Kansas faces pressure to compensate COVID-hurt businesses — or battle a wave of lawsuits

Titus Wu
Topeka Capital-Journal
Kansas businesses hurt by COVID-19 restrictions want state lawmakers to pass a process for getting compensated, or else they're going to sue.

The March 31 deadline for most Kansas legislation to be considered is ticking closer and closer, and so is the urgency to address COVID-19-related compensation for businesses.

"My fear, quite frankly, is we're kind of running out of time. We need to get moving on this and the right people need to be at the table," said state Sen. Molly Baumgardner, R-Louisburg, on the fact that this was beginning to be examined as late as a few weeks ago.

As of Friday, lawmakers have yet to get any compensation legislation out of the Kansas House or Senate, but they have seemingly decided on a final, working solution to compensate businesses for damages from virus restrictions.

Wichita gym Omega Bootcamps' lawsuit

All this is a result of a Wichita gym's lawsuit in December against the state, claiming the state’s emergency management laws allow it to seek financial damages related to the COVID-19 shutdown imposed by Gov. Laura Kelly.

Read moreDoes Kansas owe businesses for mandating they close? A lawsuit says yes.

Right before January, state Attorney General Derek Schmidt announced he and the gym agreed to pause the lawsuit in the hopes lawmakers could figure something out during the session.

"I agree with the basic principle, reflected in current law, that at least some of those whose property is significantly damaged by government actions undertaken for the public good during a state of emergency should be compensated for their loss," Schmidt said. "However, current law was not designed to address these sorts of business shutdown orders."

Businesses statewide are now watching and seeing what the Legislature does, said Ryan Kriegshauser, an attorney in the Wichita gym case. If lawmakers can't get anything passed, the state and local governments might need to brace themselves for more lawsuits.

"There's a significant amount of risk for local units of government, many of whom I think ... probably didn't realize there was this provision and statute available to businesses that were shut down during an emergency," said Eric Stafford, who is with the Kansas Chamber.

It's not like businesses want to sue governments, though. If there could be an easier process set up by lawmakers to get compensation, that would help the state and businesses.

"There needs to be a more manageable way to settle these claims efficiently, hopefully without the deep involvement of attorneys, which just burn up money to settle these claims," Kriegshauser said. In return, "the purpose of the bill is to absolve the state and county of this liability for KEMA compensation claims that currently exists."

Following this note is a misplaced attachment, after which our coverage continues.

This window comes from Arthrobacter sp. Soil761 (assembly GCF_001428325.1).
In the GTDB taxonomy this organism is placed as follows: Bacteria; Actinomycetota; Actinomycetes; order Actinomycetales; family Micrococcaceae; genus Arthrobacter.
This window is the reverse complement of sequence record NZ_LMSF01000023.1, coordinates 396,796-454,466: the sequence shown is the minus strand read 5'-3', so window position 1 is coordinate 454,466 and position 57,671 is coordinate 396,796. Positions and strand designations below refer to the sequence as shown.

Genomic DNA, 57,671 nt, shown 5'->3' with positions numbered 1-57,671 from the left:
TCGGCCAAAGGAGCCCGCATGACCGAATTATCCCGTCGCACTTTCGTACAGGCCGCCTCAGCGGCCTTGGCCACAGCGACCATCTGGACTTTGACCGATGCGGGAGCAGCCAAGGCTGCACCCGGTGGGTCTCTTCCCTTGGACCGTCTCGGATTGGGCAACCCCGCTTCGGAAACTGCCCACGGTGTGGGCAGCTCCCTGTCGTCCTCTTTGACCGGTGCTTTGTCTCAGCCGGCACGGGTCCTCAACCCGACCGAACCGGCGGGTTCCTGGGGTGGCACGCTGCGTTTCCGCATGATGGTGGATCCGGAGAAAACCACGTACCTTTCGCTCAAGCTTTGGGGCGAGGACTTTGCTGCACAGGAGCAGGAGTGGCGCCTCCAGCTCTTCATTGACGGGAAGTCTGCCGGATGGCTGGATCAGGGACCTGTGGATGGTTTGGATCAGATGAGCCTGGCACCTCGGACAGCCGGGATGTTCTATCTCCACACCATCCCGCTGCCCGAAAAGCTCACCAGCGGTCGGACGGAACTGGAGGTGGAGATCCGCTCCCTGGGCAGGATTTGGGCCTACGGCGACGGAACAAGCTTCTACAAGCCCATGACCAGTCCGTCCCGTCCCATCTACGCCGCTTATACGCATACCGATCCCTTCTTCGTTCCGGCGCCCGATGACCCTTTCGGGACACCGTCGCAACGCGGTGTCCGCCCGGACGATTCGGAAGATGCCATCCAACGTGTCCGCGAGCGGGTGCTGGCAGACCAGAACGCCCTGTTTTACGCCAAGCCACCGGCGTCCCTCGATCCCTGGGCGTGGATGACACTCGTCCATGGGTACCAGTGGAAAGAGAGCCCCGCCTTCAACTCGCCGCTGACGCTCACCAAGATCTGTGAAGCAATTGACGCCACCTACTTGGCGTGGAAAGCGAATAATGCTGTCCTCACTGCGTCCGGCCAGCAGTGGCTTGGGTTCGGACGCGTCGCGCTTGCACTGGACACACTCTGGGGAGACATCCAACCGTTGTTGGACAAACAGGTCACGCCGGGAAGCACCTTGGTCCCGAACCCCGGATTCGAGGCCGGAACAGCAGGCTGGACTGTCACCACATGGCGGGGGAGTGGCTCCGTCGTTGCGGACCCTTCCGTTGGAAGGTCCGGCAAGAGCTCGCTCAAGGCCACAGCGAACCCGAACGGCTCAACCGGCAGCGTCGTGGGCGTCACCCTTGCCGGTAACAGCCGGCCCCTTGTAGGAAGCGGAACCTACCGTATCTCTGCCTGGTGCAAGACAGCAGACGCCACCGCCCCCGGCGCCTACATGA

Some Democratic legislators earlier in the year questioned why federal Paycheck Protection Program loans weren't enough to help businesses hurt by COVID-19 restrictions.

"It's not like it was free money. ... It's money to help keep people on staff, so they're not laid off," Stafford said. "It's not like it went toward the profit or income of the business necessarily. So I think that's a key distinction."

Taking advantage of federal COVID-19 relief

Originally, a bill dubbed the COVID-19 Governmental Use of Business Compensation Act included multiple avenues for businesses to seek COVID-19 compensation.

Among them were income tax credits for impacted businesses, reimbursement of property taxes from the county and a business loan forgiveness program created by the state commerce department. Some of these provisions ― particularly the property tax one ― drew opposition.

That provision would force counties out of their general revenue to reimburse property taxes of businesses hurt by county-imposed virus restrictions. Some noted, however, that action could raise taxes in other areas to make up for the lost revenue.

"Local officials are tasked with acting as the board of public health. This bill would penalize local officials for taking action consistent with those responsibilities," said Jay Hall, who is with the Kansas Association of Counties. 

Read moreKansas businesses affected by COVID-19 restrictions might get property tax reimbursements

But the more than $2.1 billion in federal funding coming to the state and counties from Congress' latest COVID-19 relief package has changed the calculus of things. Businesses are instead hoping to get a share of that as compensation, and thus, lawmakers plan to strip all tax-related sections of the bill.

That move removed nearly all opposition to the act, if not added support.